There is nothing like the sound of small children at Christmas time to banish any dark mood. So it was today when we celebrated with my brother and sister-in-law, my nephew and his family. The kids, Emma and Adam, aged 9 and 7, are a never-ending source of joy. And headaches. Because we aren’t used to any kind of noise, most of our visits with the little ones end with headaches, at least for me.

Today, their joy banished the darkness, at least for a while. By the time we got home, it had returned. Not as dark, to be sure, but still dark. It is all becoming clearer to me, the source of this angst (sorry for sounding pedantic, but that’s exactly what it is). I’m beginning to get a fix on what’s going on in my head. Doug’s advice to sleep it off simply won’t play for me. And I think he knows that. Maybe by the end of the week, I will be able to verbalize some of it.

Tomorrow, I cook dinner for Doug, we have our own celebration of Christmas, then go to the late service at the church to join with our friends to worship at the manger and rejoice in the arrival of the baby who changed the world. Home to bed, up on Christmas morning and back to my brother’s for a traditional Frankel family Christmas morning brunch — that will be Christmas Number 2 — then home to spend some quality time alone together. Thursday is our day off. No Boxing Day sales for us! Perhaps a drive if the weather cooperates, or a movie if we can figure out the Rogers on Demand thing. Friday, Christmas Number 3 with Doug’s brothers, again providing the weather cooperates. They were supposed to come last Saturday, but some ice storm or other kept them in Toronto. Doug cooks New Year’s Eve and we try to stay awake until midnight. Then, I think, the celebration is over.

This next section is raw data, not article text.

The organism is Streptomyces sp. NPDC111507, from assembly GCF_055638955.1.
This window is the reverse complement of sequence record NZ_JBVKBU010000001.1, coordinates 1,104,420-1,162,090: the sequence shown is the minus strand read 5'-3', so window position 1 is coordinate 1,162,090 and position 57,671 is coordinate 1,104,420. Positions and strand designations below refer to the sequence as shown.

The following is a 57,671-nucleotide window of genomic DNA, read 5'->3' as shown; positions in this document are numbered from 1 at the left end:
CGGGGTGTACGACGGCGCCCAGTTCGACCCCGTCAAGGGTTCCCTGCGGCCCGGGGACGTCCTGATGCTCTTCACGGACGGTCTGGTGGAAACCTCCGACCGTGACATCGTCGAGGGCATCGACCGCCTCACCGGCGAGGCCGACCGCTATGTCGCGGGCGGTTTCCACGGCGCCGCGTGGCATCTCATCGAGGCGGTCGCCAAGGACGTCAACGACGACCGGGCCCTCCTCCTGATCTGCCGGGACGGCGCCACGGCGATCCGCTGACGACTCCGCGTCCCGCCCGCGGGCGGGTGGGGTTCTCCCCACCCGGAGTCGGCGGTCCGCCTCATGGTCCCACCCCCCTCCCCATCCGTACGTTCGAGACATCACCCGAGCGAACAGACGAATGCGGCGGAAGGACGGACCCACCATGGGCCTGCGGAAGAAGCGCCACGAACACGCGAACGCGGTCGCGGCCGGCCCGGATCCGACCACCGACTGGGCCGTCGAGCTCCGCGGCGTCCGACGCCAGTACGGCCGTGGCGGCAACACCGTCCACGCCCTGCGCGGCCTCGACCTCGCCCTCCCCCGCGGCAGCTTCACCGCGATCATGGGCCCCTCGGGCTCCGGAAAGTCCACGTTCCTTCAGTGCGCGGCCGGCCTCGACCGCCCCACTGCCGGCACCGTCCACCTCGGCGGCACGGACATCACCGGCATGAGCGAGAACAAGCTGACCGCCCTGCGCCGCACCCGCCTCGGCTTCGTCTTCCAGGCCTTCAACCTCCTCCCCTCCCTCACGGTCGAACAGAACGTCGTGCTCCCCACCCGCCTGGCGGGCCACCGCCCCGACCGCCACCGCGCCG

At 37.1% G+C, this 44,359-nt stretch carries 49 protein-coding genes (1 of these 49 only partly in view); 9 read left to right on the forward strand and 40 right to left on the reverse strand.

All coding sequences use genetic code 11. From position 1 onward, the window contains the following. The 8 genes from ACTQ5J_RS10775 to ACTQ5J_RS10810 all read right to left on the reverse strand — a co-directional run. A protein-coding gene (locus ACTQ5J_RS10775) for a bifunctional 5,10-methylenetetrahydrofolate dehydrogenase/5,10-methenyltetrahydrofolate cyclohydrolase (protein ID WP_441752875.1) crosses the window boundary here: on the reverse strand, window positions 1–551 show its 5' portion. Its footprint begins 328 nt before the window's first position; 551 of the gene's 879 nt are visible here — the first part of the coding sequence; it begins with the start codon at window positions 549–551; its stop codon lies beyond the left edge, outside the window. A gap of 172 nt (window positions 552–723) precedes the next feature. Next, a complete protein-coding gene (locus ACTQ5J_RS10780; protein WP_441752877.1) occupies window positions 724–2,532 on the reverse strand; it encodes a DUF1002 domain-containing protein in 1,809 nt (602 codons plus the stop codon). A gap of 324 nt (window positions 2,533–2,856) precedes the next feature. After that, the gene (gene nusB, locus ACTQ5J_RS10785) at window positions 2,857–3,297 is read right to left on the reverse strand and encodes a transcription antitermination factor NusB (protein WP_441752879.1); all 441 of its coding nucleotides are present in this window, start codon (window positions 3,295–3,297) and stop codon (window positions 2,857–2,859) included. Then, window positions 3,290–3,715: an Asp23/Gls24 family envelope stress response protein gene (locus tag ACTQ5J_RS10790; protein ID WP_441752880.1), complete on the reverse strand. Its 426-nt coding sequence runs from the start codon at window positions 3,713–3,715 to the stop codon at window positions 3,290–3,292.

And we can begin to get excited about our cruise!


I’m going to take my ball and go home…

And don’t bother pointing out the obvious fact that I am home!  Before I started this blogging thing, if I had a crappy day, I could blame it on the fibro or find some other illness to hide behind, and then retreat to my own misery without having to figure out what was really going on.  Now, either I have to just be plain sick and tired and still do the retreating thing, knowing that I may be lying to myself, or I have to face the fact that what’s going on with my body is a reflection of something going on in my head.  Then, because of my nature, I will spend hours trying to figure out the why of it all.  Frequently that leads to some discomfort.